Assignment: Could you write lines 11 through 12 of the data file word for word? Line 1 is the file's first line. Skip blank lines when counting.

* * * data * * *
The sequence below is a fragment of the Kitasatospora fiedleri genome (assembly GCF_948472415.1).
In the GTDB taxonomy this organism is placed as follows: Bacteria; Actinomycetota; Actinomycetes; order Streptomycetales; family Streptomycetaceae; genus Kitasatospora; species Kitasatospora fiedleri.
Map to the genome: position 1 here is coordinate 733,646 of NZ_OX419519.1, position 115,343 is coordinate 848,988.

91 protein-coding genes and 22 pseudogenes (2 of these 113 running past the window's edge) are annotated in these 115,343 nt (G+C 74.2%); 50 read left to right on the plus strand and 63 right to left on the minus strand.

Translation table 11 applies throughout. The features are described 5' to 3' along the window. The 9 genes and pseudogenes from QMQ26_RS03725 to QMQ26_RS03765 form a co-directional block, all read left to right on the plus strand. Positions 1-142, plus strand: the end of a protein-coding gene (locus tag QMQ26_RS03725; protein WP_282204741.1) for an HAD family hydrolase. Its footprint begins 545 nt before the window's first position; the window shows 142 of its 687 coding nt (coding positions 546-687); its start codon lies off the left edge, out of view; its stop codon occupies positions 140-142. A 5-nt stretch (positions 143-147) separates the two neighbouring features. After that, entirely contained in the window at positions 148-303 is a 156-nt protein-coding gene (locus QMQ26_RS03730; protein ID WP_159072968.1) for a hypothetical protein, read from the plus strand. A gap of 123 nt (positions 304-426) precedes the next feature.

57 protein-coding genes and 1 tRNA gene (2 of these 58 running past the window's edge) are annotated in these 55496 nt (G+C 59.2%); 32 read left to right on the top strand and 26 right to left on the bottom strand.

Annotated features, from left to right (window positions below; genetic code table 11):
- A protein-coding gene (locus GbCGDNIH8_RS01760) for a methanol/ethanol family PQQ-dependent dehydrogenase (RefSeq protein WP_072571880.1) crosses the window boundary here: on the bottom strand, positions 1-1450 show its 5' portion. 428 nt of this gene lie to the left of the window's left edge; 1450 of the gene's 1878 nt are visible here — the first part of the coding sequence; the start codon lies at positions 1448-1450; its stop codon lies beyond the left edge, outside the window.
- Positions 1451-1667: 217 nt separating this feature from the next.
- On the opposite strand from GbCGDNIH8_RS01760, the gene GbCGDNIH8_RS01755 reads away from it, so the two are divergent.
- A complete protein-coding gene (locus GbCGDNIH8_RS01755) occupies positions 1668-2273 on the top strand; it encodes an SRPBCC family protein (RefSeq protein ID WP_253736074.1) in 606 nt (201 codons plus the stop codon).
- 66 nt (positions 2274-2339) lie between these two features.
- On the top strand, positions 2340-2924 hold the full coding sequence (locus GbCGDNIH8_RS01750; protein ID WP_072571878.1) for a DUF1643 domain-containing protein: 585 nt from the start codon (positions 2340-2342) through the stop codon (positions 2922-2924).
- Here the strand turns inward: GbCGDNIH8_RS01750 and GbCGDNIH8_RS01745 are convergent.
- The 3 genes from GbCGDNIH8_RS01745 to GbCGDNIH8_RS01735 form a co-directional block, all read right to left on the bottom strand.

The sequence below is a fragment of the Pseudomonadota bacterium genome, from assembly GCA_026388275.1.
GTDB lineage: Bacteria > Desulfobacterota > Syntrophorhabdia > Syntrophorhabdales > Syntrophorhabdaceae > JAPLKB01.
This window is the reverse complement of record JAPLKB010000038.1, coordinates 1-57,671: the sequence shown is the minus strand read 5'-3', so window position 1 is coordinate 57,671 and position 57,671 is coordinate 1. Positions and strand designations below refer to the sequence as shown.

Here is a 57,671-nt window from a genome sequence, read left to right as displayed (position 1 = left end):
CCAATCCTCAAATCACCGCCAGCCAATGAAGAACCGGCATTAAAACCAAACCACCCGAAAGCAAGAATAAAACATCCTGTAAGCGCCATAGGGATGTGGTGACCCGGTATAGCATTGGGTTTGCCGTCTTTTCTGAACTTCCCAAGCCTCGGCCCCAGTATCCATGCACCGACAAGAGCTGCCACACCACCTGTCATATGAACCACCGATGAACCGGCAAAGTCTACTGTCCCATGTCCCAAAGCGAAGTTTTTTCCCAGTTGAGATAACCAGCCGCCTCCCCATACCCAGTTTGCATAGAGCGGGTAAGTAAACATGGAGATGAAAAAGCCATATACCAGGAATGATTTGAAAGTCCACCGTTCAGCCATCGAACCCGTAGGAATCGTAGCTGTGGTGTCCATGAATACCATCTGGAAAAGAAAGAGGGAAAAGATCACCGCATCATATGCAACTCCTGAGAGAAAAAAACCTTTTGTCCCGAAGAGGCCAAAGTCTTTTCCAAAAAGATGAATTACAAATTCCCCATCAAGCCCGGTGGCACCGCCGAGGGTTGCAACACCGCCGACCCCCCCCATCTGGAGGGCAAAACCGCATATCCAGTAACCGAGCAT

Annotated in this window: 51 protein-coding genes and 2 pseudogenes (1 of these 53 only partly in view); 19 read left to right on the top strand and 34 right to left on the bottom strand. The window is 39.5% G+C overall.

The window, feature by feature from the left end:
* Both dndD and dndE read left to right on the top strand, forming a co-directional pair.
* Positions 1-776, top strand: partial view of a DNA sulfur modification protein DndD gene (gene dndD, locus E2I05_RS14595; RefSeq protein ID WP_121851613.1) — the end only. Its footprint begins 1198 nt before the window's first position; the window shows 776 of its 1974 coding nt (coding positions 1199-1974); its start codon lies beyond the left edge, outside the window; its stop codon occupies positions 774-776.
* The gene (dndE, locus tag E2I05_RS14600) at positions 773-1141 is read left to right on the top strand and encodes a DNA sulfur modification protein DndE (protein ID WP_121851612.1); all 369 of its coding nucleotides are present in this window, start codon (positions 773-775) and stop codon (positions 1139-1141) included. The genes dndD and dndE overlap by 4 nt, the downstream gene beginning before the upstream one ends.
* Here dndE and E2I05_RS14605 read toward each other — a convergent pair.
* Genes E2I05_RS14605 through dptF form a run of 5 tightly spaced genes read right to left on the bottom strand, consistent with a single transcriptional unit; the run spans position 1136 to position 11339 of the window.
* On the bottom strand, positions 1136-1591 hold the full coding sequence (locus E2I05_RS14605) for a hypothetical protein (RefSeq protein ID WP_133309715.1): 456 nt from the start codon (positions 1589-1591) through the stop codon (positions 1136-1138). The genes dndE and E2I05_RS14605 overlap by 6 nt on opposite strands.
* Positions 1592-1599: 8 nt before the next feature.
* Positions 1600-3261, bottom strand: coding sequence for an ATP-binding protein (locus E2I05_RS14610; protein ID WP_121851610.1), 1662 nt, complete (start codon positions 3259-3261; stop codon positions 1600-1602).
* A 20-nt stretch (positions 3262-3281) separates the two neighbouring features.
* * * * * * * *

- A complete protein-coding gene (locus GbCGDNIH8_RS01755) occupies positions 1668-2273 on the top strand; it encodes an SRPBCC family protein (RefSeq protein ID WP_253736074.1) in 606 nt (201 codons plus the stop codon).
- 66 nt (positions 2274-2339) lie between these two features.